Seeing Big Pharma everywhere is just another form of gullibility


…They tell themselves that they’re the ones who see the lies, and the rest of us are sheep. But believing that everybody’s lying is just another kind of gullibility.

Slate writer William Saletan is talking about JFK assassination conspiracists, but he could just as easily be talking about homebirth advocates. They, too, are absolutely sure that there is giant conspiracy, in this case Big Pharma and Big Medicine pushing drugs and procedures on pregnant women even though they are unneeded except in “rare” emergencies. Ironically, instead of being the only people who see Big Pharma’s lies, they are the “sheeple” that they rail against.

No conspiracy theory is too idiotic to find adherents among homebirth advocates. Consider the recent deaths and injuries from hemorrhagic disease of the newborn (HDN) of babies whose parents refused prophylactic vitamin K shots after birth.

From The Tennesean:

Since February, four babies with no signs of injury or abuse have been sent to Monroe Carell Jr. Children’s Hospital at Vanderbilt University in Nashville with either brain hemorrhages or bleeding in the gastrointestinal tract. Robert Sidonio, a hematologist, diagnosed them with vitamin K deficiency bleeding.

After discovering that all four had not received the preventive treatment that doctors have been giving to newborns since the 1960s, he started making inquiries. Pediatricians told him parents are increasingly refusing consent because of concerns based on misinformation or the goal of having natural childbirths.

“Fortunately all of the infants survived,” said Dr. Lauren Marcewicz with CDC’s National Center on Birth Defects and Developmental Disabilities. “It is important for health professionals to educate parents about the health benefits of vitamin K at birth.”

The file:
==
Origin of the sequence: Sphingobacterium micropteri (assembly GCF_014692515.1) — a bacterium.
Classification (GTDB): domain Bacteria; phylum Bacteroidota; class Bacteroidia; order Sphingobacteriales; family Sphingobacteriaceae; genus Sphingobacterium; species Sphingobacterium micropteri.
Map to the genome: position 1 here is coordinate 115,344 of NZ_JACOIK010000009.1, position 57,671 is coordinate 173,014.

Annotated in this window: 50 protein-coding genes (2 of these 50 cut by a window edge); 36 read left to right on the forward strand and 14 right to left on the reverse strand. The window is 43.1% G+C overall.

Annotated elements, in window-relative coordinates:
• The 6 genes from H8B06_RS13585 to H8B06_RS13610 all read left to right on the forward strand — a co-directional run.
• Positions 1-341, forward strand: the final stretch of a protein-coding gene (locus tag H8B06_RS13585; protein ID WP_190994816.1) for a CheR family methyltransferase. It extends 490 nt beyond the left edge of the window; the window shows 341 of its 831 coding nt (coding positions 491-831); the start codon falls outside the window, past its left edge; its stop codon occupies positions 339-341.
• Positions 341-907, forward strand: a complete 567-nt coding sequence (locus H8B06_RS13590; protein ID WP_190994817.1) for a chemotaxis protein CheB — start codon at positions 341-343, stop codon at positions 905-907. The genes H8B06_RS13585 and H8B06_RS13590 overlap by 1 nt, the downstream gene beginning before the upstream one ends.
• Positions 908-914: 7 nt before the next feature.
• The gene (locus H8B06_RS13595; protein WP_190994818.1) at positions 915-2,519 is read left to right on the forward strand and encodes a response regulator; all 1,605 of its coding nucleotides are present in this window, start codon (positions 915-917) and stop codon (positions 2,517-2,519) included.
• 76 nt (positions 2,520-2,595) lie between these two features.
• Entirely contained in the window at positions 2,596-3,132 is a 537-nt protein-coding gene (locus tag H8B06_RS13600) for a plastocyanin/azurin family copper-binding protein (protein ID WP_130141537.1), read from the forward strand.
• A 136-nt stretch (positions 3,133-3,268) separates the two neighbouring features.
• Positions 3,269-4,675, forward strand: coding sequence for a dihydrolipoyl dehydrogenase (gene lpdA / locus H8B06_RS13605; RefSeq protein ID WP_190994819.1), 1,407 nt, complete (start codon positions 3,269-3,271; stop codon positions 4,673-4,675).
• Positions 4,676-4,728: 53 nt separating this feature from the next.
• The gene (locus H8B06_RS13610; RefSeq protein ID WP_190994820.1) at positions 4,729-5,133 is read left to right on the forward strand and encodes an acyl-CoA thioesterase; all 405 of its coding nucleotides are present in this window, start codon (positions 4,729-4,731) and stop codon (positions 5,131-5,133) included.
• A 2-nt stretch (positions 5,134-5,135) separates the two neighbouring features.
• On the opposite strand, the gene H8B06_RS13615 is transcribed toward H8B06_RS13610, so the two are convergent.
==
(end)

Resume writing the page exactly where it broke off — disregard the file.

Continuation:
However, the three babies who suffered brain bleeds face developmental challenges.

The shots have been given as standard practice since 1961 to prevent vitamin K deficiency bleeding, a disorder that can cause hemorrhaging in the brain and intestinal tract. The risk for developing the disorder has been estimated at 81 times greater among infants who did not receive a vitamin K injection at birth than in infants who do receive it.

Why are parents refusing the lifesaving vitamin K shot. Because they are “sheeple” who believe any conspiracy theory dreamed up by other idiots.

Consider this “advice” from the moron who blogs at The Healthy Home Economist:

Let’s start with the vitamin K used in the shot itself. Is it a natural form of vitamin K such as would be found in leafy greens (K1) or butter (K2)? No, it is a synthetic vitamin K – generic name phytonadione. Synthetic vitamins should be avoided as they can cause imbalances in the body and have unintended consequences. For example, synthetic vitamin A actually causes the type of birth defects that natural vitamin A prevents!

But there is no difference between “natural” vitamin K and synthetic vitamin K. Moreover, natural vitamin A causes the exact same birth defects as synthetic vitamin A.

But wait! There’s more:

If that isn’t enough to scare you, Midwifery Digest, Vol 2 #3, September 1992 estimated that the chance of your child developing leukemia from the vitamin K shot is about one in 500! This means that the risk of developing leukemia from the vitamin K shot is much higher than the risk of bleeding on the brain which the vitamin K shot is supposed to prevent!

So why would anyone believe a clown like The Healthy Home Economist? Because they’re gullible.